Opposition to New Jersey’s coming surge in offshore wind farms is growing at the Jersey Shore. The hundreds of wind turbines due to be built up to 20 miles off New Jersey in the next five years or so will spoil ocean views, undermine local economies and hurt wildlife while boosting the profits of overseas developers, critics say.
Results for "fire" in Library filed under Energy Policy from New Jersey
But many business groups oppose reentering RGGI at all. Tony Bawidamann, vice president of government affairs at the New Jersey Business and Industry Association, said the cap-and-trade program amounts to a tax on businesses that will be passed on to consumers in the form of higher energy costs. “This makes us less competitive in the region because the ratepayer is going to be paying more and more for energy use,” Bawidamann said. ...“It’s a costly state to live in, and this makes it even more costly,” he said.
Christie's 141-page blueprint calls for reconsideration of other energy programs, including solar power, which New Jersey has been a national leader in promoting. At the news conference, the governor said the administration wanted to decrease the percentage of renewable sources in its portfolio to 22.5 percent because the 30 percent required was not achievable.
By 2020, solar panels could be commonplace in New Jersey, wind turbines should be spinning offshore, and new nuclear cooling towers might rise in Salem County. That is the vision contained in the first draft of a state Energy Master Plan offered yesterday by Gov. Corzine. New Jersey also should be using about 20 percent less electricity by then, even though demand is currently growing more than 1.5 percent per year, the plan concludes. ..."One of the most important things in this plan is the recognition that even if all the efficiency, conservation and renewable-energy programs are a success, there will still be a . . . shortfall in the amount of energy necessary," said Steven Goldenberg, a Fox Rothschild L.L.P. lawyer who represents the New Jersey Large Energy Users Coalition. That group includes 25 of the state's biggest energy consumers.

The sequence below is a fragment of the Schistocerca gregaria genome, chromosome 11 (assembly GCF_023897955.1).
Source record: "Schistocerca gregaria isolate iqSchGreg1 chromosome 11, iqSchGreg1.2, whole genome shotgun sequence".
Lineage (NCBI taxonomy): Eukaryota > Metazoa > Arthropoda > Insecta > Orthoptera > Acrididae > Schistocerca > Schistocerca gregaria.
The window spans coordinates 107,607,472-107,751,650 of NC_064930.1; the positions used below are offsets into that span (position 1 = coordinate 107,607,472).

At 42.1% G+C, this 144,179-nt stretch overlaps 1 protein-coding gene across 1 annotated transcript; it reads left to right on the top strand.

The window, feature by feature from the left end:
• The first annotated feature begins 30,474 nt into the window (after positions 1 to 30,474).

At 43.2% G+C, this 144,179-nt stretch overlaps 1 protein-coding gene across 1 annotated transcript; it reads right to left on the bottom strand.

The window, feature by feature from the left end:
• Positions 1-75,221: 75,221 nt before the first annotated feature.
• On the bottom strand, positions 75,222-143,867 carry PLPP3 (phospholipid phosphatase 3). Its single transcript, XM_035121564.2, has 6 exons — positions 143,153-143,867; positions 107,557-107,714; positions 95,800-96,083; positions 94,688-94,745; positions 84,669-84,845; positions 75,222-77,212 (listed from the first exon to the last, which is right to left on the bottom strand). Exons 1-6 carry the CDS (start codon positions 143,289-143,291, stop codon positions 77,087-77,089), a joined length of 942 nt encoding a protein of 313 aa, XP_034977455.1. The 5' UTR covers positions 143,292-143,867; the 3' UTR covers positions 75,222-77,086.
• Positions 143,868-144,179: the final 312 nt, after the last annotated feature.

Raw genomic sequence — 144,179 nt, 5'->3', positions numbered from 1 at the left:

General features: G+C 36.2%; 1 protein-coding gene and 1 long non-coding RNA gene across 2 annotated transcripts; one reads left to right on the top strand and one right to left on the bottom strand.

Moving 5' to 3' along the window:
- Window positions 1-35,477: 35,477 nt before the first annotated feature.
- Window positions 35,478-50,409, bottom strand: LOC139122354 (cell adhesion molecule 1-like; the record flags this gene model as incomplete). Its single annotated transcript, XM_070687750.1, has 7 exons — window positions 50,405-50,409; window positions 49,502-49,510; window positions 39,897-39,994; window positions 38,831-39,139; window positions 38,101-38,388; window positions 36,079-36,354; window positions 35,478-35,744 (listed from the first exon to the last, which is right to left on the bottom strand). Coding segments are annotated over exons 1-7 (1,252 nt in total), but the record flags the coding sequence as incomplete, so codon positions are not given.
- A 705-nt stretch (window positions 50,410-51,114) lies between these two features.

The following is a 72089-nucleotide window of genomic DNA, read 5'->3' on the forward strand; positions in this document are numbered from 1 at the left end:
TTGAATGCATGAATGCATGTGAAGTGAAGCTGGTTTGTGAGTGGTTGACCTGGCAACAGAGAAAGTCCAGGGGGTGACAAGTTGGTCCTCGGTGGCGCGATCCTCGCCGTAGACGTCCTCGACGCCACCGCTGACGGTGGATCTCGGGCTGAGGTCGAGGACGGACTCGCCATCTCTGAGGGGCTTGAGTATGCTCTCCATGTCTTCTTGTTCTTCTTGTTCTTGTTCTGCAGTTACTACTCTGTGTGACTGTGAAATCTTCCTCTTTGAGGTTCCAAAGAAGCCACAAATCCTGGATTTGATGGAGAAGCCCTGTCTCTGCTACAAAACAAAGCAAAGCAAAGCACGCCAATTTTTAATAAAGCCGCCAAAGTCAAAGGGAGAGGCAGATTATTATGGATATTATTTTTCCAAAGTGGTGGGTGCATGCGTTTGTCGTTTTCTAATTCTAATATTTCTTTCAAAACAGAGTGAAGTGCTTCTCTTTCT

Charting the state's energy future is proving to be more difficult than anticipated. The Corzine administration is delaying the release of the first energy master plan in more than a decade because of an intensifying debate over whether New Jersey needs additional power plants to address surging demand for electricity. ...Some members of the business community are concerned the state will rely too heavily on conser vation and alternative energy sources to address rising demand for power. "If we don't deal with the supply issues, then the prices are going to go up," said Hal Bozarth, executive director of the Chemistry Council of New Jersey.